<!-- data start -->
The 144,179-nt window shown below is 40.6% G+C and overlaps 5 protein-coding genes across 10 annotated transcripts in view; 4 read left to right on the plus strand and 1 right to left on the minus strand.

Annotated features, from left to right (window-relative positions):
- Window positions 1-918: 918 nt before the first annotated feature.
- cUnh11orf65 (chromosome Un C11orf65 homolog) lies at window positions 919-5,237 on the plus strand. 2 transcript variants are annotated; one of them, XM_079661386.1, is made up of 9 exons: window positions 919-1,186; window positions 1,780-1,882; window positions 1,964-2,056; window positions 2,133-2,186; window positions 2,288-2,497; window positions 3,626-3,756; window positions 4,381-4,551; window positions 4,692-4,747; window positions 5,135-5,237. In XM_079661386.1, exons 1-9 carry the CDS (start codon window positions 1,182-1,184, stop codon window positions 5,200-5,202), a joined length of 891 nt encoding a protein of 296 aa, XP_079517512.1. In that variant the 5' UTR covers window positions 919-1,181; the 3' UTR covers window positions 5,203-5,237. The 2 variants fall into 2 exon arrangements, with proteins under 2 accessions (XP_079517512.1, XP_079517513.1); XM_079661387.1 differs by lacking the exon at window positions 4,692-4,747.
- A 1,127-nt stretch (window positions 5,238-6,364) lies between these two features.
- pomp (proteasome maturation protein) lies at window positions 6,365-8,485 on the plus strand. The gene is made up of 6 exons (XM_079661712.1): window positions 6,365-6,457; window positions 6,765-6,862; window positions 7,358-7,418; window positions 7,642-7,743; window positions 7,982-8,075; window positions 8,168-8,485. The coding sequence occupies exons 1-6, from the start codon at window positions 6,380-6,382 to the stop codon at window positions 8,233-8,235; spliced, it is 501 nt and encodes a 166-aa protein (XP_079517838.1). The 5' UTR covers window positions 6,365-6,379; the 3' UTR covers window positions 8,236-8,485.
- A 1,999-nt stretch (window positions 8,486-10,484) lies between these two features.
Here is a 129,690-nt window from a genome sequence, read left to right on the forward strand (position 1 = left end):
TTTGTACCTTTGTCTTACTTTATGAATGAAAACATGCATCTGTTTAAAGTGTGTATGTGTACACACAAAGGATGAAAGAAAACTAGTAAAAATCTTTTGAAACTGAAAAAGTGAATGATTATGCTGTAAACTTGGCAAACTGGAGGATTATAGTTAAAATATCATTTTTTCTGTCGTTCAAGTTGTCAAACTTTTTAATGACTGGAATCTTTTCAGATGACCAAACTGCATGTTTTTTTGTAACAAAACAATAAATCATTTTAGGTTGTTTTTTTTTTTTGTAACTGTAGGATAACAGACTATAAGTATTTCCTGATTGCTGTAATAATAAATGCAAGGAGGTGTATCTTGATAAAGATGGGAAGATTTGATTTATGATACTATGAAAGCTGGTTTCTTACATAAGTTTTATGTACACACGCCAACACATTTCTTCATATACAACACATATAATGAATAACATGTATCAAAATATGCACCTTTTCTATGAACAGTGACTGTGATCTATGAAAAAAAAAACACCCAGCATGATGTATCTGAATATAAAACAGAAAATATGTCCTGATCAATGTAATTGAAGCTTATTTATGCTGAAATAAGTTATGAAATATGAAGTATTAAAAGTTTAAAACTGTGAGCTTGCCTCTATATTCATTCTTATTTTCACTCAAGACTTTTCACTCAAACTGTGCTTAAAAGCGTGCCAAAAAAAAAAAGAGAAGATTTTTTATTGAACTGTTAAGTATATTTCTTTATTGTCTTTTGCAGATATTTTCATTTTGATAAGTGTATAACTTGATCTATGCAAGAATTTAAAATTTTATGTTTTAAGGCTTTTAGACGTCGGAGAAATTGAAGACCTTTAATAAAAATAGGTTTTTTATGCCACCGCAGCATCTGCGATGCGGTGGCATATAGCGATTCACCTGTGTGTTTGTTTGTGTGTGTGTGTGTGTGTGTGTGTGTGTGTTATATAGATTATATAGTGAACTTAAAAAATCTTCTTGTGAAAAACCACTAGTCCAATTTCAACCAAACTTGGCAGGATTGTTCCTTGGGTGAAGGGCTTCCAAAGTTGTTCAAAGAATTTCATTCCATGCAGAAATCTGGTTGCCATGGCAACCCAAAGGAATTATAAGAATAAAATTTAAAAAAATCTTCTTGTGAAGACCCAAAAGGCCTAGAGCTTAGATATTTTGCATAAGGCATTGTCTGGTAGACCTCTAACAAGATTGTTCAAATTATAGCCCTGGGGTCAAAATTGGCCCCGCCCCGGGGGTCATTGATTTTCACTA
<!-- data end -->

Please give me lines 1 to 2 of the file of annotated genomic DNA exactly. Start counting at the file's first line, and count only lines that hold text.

The 144,179-nt window shown below is 40.6% G+C and overlaps 5 protein-coding genes across 10 annotated transcripts in view; 4 read left to right on the plus strand and 1 right to left on the minus strand.

Annotated features, from left to right (window-relative positions):